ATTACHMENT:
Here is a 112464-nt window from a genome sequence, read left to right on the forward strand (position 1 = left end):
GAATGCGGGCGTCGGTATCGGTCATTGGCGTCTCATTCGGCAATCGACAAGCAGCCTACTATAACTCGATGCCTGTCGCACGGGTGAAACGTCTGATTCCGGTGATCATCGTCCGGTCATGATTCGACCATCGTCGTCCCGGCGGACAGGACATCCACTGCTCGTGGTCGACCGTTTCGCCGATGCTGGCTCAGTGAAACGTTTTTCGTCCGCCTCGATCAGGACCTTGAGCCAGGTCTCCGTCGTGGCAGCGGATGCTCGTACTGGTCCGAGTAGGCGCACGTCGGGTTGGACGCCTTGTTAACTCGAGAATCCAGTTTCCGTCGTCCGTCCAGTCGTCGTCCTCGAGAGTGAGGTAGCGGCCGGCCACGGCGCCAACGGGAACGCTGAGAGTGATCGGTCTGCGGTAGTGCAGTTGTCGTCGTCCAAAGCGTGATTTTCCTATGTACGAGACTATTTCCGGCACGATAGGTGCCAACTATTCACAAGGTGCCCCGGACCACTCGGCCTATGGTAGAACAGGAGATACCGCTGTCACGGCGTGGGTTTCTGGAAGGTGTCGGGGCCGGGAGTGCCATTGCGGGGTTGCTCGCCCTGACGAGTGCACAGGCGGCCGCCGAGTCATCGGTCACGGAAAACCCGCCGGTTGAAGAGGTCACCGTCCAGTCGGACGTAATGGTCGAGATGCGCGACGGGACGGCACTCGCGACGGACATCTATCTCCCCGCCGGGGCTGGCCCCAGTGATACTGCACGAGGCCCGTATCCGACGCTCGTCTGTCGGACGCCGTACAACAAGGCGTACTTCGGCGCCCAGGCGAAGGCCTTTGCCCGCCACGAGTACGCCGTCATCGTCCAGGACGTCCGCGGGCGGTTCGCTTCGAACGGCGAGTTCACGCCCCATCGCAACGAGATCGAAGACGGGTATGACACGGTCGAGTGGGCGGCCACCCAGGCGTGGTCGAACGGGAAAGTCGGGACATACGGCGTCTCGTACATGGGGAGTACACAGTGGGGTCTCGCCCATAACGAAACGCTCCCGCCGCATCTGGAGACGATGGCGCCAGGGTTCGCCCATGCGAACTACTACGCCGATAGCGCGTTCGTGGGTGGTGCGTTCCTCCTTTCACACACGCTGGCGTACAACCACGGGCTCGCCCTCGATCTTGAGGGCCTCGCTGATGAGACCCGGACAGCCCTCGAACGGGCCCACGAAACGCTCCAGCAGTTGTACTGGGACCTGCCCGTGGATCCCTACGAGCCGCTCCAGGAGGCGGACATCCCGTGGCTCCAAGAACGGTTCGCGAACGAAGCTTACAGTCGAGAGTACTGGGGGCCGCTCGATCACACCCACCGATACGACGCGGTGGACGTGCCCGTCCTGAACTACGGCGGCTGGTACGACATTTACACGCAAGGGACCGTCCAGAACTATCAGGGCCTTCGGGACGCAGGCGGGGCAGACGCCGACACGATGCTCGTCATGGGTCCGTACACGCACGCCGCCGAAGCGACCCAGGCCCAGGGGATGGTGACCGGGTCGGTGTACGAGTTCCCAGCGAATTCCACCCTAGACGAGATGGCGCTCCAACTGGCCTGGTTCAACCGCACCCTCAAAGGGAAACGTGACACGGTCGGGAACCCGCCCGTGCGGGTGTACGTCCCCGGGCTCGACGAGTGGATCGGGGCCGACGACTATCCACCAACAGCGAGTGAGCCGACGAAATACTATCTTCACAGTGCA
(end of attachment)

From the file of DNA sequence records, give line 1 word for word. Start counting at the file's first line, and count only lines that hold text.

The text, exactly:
Here is a 112464-nt window from a genome sequence, read left to right on the forward strand (position 1 = left end):